The Chinese balloon is a sign of conflict to come - opinion

The trust gap and mutual mistrust between the United States and China will widen

 THE SUSPECTED Chinese spy balloon drifts toward the Atlantic Ocean after being shot down off the coast of South Carolina, earlier this month.  (photo credit: RANDALL HILL/REUTERS)
THE SUSPECTED Chinese spy balloon drifts toward the Atlantic Ocean after being shot down off the coast of South Carolina, earlier this month.
(photo credit: RANDALL HILL/REUTERS)

Despite the furor over the incident involving the Chinese balloon shot down by the US and described as an instrument for spying on several countries, including India, Japan, Taiwan and the Philippines, the significance of the incident is that it reflects the reality of the cold confrontation between China and the US at the current stage.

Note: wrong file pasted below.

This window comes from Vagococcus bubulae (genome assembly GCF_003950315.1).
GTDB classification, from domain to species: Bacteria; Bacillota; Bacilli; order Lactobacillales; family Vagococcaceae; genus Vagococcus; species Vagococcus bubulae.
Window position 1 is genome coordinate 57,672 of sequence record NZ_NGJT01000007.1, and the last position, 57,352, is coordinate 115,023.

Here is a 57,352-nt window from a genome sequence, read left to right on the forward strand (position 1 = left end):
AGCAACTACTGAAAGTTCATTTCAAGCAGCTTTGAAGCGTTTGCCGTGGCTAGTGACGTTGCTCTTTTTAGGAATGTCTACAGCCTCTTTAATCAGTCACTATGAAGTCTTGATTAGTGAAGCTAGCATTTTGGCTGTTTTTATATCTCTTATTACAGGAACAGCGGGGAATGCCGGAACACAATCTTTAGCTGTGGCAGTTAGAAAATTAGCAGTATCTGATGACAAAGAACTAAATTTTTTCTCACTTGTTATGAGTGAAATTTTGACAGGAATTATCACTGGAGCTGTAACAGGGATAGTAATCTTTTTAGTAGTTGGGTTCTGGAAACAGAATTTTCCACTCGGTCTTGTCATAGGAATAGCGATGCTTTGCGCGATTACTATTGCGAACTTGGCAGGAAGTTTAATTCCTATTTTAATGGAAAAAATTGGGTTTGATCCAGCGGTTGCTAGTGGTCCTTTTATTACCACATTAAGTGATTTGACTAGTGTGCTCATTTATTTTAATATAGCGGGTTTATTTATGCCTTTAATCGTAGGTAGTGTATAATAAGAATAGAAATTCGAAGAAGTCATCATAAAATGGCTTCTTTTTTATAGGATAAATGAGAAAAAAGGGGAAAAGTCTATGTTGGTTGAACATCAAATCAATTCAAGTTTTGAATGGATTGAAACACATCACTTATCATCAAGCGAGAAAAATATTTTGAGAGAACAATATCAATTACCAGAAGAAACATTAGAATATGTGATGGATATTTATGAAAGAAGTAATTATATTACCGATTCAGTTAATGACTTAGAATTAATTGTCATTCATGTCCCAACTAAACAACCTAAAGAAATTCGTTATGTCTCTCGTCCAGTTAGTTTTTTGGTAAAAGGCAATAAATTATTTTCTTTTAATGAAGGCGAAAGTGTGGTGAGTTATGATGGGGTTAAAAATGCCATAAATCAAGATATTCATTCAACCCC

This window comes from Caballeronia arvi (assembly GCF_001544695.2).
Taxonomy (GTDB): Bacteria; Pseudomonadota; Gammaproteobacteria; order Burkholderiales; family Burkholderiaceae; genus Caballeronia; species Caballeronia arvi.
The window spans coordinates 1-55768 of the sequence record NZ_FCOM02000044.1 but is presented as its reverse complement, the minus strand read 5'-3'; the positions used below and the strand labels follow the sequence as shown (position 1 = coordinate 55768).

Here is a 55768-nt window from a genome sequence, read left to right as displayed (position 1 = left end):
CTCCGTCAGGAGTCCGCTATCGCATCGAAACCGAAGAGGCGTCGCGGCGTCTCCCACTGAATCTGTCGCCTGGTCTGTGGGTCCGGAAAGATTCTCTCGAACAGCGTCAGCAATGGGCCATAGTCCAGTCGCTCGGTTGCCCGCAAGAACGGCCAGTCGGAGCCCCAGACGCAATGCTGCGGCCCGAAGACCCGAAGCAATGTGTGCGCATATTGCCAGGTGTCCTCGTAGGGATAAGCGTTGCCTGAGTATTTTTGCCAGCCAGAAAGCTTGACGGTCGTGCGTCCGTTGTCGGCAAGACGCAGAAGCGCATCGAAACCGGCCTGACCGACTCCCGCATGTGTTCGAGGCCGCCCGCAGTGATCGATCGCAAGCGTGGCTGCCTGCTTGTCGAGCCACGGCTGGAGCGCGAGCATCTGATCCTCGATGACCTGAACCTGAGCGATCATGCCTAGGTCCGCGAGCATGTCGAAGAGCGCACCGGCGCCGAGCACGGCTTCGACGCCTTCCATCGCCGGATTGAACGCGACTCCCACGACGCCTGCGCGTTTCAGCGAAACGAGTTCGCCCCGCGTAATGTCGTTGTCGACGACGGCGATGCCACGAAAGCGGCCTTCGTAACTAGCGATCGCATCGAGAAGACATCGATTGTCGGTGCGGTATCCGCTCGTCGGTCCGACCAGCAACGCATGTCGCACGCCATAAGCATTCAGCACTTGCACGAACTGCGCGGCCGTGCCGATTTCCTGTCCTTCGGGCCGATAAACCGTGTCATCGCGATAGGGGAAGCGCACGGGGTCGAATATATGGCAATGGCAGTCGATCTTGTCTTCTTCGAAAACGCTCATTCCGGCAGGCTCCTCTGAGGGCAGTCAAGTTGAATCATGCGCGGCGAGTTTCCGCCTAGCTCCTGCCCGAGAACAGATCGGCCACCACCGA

The balloon has attracted political attention far beyond its military and intelligence significance. It has become a symbol of the limits of US intelligence capabilities in the face of possible Chinese infiltration. Politically, the balloon has led to the postponement of US Secretary of State Antony Blinken’s visit to China.

Lasting impact of the balloon incident

For its part, Beijing acknowledged that relations with Washington had been “seriously affected and damaged” by the incident. China protested the use of force to shoot down the balloon and accused the US side of overreacting and “seriously” violating international law. The issue now revolves around the balloon wreckage as the black box of the whole affair.